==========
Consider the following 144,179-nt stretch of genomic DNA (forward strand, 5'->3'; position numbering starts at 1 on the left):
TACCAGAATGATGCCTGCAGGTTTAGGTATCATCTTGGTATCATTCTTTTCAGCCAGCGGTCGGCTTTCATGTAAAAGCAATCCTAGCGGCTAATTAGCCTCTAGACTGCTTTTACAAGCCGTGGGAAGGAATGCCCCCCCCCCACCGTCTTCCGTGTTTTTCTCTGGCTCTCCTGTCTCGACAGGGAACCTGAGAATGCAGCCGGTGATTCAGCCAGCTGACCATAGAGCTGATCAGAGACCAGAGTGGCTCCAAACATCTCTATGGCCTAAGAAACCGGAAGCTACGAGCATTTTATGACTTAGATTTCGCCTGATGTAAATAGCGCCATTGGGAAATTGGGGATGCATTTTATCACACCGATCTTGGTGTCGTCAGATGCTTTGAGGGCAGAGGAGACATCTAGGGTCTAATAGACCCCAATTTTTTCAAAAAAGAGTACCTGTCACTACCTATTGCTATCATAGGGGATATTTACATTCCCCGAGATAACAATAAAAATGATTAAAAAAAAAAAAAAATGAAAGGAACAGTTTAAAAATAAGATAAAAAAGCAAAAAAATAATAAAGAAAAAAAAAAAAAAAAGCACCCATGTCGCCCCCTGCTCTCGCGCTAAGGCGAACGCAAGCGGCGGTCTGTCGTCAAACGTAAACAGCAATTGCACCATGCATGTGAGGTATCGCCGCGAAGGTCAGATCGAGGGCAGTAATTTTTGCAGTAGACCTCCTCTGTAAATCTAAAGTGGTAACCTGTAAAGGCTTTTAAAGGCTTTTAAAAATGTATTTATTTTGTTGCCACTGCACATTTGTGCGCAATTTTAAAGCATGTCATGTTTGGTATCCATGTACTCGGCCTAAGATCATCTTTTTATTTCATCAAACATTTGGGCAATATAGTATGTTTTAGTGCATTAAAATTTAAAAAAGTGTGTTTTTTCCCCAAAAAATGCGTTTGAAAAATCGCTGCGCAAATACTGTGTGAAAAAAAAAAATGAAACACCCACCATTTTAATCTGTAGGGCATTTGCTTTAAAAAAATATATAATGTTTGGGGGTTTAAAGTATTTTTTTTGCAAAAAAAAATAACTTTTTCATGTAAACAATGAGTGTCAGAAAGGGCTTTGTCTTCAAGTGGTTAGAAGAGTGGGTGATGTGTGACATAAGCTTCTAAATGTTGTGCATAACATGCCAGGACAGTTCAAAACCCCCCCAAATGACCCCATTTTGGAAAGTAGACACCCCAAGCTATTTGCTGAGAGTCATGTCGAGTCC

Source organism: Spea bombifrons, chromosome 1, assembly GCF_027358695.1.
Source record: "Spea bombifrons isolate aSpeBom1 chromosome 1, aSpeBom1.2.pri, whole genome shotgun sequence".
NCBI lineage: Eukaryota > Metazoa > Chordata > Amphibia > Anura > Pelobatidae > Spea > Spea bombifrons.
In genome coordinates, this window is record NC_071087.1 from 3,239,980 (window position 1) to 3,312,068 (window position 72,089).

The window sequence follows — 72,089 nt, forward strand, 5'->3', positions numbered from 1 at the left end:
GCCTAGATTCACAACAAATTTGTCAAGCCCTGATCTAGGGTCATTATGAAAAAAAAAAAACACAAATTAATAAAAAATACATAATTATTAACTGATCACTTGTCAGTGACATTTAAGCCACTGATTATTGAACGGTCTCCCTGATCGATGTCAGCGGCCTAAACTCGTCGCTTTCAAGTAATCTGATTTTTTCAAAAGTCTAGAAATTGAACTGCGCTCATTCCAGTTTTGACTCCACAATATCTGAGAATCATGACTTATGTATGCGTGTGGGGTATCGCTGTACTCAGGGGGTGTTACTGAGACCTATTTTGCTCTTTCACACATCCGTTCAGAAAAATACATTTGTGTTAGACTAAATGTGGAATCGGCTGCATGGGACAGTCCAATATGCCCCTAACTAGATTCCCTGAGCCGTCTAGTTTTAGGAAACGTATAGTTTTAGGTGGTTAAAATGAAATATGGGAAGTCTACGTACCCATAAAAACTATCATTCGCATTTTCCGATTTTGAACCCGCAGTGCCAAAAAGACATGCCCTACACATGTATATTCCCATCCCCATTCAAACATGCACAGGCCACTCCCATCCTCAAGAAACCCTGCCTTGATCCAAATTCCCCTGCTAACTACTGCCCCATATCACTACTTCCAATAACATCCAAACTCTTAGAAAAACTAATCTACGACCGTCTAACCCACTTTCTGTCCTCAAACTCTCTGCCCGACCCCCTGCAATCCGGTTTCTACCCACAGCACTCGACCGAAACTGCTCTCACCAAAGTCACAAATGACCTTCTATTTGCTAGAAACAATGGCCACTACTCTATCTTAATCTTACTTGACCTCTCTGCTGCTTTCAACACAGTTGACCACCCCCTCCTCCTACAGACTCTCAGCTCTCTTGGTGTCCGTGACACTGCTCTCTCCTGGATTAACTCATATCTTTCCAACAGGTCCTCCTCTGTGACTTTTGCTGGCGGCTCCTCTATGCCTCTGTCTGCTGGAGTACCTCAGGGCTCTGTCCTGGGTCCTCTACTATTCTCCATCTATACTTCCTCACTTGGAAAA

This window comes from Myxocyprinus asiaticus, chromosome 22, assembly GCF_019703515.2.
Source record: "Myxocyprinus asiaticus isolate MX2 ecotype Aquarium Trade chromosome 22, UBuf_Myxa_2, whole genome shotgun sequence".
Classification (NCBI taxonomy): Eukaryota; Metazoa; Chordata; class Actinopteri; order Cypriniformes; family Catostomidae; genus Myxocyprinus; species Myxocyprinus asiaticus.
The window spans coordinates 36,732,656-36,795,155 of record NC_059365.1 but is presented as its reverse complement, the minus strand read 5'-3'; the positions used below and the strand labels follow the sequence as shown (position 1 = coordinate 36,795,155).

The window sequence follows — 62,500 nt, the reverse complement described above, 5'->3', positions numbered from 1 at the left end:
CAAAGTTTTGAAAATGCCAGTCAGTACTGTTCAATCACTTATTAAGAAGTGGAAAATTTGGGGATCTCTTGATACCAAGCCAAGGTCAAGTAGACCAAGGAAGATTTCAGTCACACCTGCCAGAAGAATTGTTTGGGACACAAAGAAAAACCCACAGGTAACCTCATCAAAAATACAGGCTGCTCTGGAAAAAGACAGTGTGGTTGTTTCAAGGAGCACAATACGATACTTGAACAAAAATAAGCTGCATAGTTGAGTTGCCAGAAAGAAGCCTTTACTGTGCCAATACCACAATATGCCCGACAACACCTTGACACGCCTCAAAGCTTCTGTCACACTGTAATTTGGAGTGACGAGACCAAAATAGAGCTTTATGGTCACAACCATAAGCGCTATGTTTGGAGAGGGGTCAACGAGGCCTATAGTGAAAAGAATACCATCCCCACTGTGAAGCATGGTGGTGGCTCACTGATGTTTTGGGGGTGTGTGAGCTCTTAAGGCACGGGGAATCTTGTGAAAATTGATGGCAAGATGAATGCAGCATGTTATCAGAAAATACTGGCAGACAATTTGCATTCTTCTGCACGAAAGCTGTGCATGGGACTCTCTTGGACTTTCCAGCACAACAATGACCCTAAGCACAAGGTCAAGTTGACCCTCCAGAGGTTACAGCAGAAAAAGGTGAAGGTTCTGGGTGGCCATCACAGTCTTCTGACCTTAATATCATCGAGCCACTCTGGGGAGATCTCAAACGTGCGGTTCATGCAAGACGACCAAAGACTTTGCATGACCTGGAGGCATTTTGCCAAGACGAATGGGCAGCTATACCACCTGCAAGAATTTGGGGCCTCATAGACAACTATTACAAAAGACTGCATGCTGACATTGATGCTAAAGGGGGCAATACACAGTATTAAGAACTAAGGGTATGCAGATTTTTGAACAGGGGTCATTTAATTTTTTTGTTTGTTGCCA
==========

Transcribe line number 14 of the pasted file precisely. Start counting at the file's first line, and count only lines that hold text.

CAAAGTTTTGAAAATGCCAGTCAGTACTGTTCAATCACTTATTAAGAAGTGGAAAATTTGGGGATCTCTTGATACCAAGCCAAGGTCAAGTAGACCAAGGAAGATTTCAGTCACACCTGCCAGAAGAATTGTTTGGGACACAAAGAAAAACCCACAGGTAACCTCATCAAAAATACAGGCTGCTCTGGAAAAAGACAGTGTGGTTGTTTCAAGGAGCACAATACGATACTTGAACAAAAATAAGCTGCATAGTTGAGTTGCCAGAAAGAAGCCTTTACTGTGCCAATACCACAATATGCCCGACAACACCTTGACACGCCTCAAAGCTTCTGTCACACTGTAATTTGGAGTGACGAGACCAAAATAGAGCTTTATGGTCACAACCATAAGCGCTATGTTTGGAGAGGGGTCAACGAGGCCTATAGTGAAAAGAATACCATCCCCACTGTGAAGCATGGTGGTGGCTCACTGATGTTTTGGGGGTGTGTGAGCTCTTAAGGCACGGGGAATCTTGTGAAAATTGATGGCAAGATGAATGCAGCATGTTATCAGAAAATACTGGCAGACAATTTGCATTCTTCTGCACGAAAGCTGTGCATGGGACTCTCTTGGACTTTCCAGCACAACAATGACCCTAAGCACAAGGTCAAGTTGACCCTCCAGAGGTTACAGCAGAAAAAGGTGAAGGTTCTGGGTGGCCATCACAGTCTTCTGACCTTAATATCATCGAGCCACTCTGGGGAGATCTCAAACGTGCGGTTCATGCAAGACGACCAAAGACTTTGCATGACCTGGAGGCATTTTGCCAAGACGAATGGGCAGCTATACCACCTGCAAGAATTTGGGGCCTCATAGACAACTATTACAAAAGACTGCATGCTGACATTGATGCTAAAGGGGGCAATACACAGTATTAAGAACTAAGGGTATGCAGATTTTTGAACAGGGGTCATTTAATTTTTTTGTTTGTTGCCA